Security forces were on Sunday put on heightened alert across the country and crack anti-terrorist commandoes were positioned at vital installations like nuclear plants and airports in the run up to the Independence Day after intelligence reports warned of possible suicide attacks.
The threat this year is believed to be mainly from Bangladesh-based Harkat-ul-Jehadi Islami and Jamiat-ul- Mujahideen Bangladesh, who are suspected to have entered into an alliance with the banned SIMI, official sources said.
Top officials of the Union home ministry and Intelligence Bureau met on Sunday after a full dress rehearsal for the Independence Day celebrations at the historic Red Fort and decided to deploy more plainclothes personnel in public areas like markets.
The national capital, which will witness the main celebrations, was virtually turned into an impregnable fortress with gun-toting personnel of Delhi Police and paramilitary forces seen guarding markets, railway bridges and tracks and flyovers.
No vehicular movement, except in extreme circumstances, will be allowed in the vicinity of the Red Fort on Tuesday when Prime Minister Manmohan Singh unflurs the national tricolour and addresses the nation from the ramparts of the Mughal-built monument.
These steps were taken following intelligence reports that terrorists were planning to carry out suicide attacks at Shantivan, the memorial of first Prime Minister Jawaharlal Nehru, and Chandni Chowk in the old quarter of Delhi.
The sources said militants are believed to have been camping in the national capital since April to plan such attacks. "The advantage of surprise is usually with militants but we are trying our best," a senior security official said.
Elite commandoes of the National Security Guard and Indo-Tibetan Border Police will guard the Red Fort, where political leaders and citizens will witness the Prime Minister unfurling the triclour.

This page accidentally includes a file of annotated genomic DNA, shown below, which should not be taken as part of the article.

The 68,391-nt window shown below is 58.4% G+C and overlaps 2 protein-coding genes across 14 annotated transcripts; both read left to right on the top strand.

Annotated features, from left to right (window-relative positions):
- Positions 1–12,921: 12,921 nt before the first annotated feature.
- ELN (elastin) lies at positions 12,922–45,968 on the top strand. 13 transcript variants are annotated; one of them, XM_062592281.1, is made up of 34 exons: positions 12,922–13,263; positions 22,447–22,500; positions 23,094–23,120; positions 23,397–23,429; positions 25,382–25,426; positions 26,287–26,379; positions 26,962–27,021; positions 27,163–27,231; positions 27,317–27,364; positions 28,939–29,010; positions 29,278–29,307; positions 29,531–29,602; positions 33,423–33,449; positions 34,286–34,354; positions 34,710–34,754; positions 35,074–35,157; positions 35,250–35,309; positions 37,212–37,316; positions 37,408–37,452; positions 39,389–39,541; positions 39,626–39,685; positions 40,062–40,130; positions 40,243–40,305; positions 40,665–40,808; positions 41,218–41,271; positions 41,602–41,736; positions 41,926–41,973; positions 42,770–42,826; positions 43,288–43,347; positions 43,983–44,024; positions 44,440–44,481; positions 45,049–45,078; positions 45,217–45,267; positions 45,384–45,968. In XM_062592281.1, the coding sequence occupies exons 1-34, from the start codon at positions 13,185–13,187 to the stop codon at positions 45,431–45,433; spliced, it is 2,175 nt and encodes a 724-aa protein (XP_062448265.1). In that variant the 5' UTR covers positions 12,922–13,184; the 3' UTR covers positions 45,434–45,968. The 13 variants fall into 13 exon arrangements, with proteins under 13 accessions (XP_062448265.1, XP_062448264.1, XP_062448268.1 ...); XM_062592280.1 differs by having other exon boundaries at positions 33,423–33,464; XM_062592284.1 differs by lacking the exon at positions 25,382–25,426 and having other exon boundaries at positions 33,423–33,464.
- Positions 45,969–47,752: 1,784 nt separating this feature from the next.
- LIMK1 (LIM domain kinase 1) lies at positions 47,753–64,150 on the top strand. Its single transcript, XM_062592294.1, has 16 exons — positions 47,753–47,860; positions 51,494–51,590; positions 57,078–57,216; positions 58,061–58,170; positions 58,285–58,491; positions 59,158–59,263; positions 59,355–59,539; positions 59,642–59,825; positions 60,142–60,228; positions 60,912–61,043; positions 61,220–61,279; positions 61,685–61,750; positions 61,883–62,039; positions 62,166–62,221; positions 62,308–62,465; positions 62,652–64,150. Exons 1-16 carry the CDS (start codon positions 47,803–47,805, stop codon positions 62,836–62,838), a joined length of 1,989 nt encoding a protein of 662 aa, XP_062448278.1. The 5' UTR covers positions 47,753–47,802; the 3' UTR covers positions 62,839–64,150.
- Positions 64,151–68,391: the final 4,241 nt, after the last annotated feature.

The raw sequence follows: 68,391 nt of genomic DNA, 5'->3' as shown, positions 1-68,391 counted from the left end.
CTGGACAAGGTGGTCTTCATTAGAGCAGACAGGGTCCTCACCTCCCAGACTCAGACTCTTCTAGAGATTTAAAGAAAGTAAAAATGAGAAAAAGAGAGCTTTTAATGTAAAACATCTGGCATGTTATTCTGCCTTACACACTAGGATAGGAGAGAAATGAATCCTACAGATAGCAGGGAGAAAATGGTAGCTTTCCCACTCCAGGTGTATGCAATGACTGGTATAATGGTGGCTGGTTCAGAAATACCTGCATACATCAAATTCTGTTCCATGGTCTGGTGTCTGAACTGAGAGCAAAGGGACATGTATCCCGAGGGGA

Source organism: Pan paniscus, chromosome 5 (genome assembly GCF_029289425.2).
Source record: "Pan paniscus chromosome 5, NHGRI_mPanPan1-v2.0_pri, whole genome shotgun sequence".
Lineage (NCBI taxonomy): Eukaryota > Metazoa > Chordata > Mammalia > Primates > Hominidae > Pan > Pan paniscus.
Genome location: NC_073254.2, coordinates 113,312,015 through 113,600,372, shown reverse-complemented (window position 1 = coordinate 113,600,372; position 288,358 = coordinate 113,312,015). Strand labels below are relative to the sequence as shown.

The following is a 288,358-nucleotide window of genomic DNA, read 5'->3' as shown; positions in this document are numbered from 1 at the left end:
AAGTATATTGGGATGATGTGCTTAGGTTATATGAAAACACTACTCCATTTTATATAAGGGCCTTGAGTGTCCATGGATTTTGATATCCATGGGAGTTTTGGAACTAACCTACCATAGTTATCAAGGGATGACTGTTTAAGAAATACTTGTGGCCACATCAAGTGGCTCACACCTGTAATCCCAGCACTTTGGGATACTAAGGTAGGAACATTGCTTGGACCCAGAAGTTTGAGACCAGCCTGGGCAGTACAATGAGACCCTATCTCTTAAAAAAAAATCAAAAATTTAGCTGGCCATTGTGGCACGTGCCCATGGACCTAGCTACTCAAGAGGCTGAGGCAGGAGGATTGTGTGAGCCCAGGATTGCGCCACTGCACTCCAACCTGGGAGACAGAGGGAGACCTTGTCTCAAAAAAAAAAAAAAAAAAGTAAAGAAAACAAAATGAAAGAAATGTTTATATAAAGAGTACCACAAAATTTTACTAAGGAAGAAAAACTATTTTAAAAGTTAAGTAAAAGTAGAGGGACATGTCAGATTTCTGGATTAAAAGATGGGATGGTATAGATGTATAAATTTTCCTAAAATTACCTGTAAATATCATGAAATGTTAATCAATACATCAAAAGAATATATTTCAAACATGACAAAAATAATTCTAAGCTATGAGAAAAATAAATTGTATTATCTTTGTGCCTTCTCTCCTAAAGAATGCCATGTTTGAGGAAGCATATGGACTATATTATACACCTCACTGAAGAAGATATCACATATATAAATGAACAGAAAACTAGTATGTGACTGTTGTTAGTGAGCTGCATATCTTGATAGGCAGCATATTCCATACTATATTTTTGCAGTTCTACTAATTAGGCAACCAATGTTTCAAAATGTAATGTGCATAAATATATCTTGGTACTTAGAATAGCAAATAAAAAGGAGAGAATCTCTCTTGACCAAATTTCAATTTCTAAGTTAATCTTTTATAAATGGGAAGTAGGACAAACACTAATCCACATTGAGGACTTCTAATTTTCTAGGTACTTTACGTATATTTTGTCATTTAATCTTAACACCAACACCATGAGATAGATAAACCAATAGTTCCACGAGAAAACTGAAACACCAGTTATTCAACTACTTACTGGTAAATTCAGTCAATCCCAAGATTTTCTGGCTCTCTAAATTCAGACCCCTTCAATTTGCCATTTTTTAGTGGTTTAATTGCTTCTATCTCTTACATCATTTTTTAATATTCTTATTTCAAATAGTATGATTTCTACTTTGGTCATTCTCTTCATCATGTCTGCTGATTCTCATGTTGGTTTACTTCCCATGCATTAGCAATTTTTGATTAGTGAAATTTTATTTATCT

Helicopters will criss-cross the skies when the Prime Minister addresses the nation and radars of the civilian air traffic control and Indian Air Force will be used to keep an eye on the airspace over the capital.
Sharp-shooters have been positioned at high-rise buildings in Delhi and quick reaction teams of the Central Industrial Security Force deployed at the Indira Gandhi international airport.
Several people were detained in the walled city for questioning and Delhi Police, along with spotters from Jammu and Kashmir Police, searched guesthouses at Nizamuddin, Karol Bagh and Jungpura area besides keeping a strict vigil at the airport, railway station and bus terminals.
The extra security came after intelligence agencies alerted authorities of possible suicide attacks at these facilities.
Key facilities in Bangalore and Hyderabad, the IT hubs of the country, were also given extra security cover following reports that militants of Pakistan-based Lashker-e-Taiba (LeT) might target them.
In Jammu and Kashmir, the state government asked politicians to restrict their movements.
Through unofficial emissaries, the Centre has urged the ULFA, believed to be planning attacks on railway stations and oil infrastructure in the northeast, to desist from creating trouble.
Intelligence reports about the landing of RDX along the coast in Gujarat prompted the government to put the state on high alert.
The authorities have increased the number of security personnel deployed along highways and railway stations in the state to ensure that the explosives are not smuggled to other places.
An advisory has been sent to 13 states affected by Maoist violence to maintain a tight vigil as Naxals might try to target civilians especially in Jharkhand, Bihar, Chhattisgarh and Orissa.
As a result, additional CRPF companies have been deployed in tribal areas of these states, including violence-hit Dandewada district of Chhattisgarh.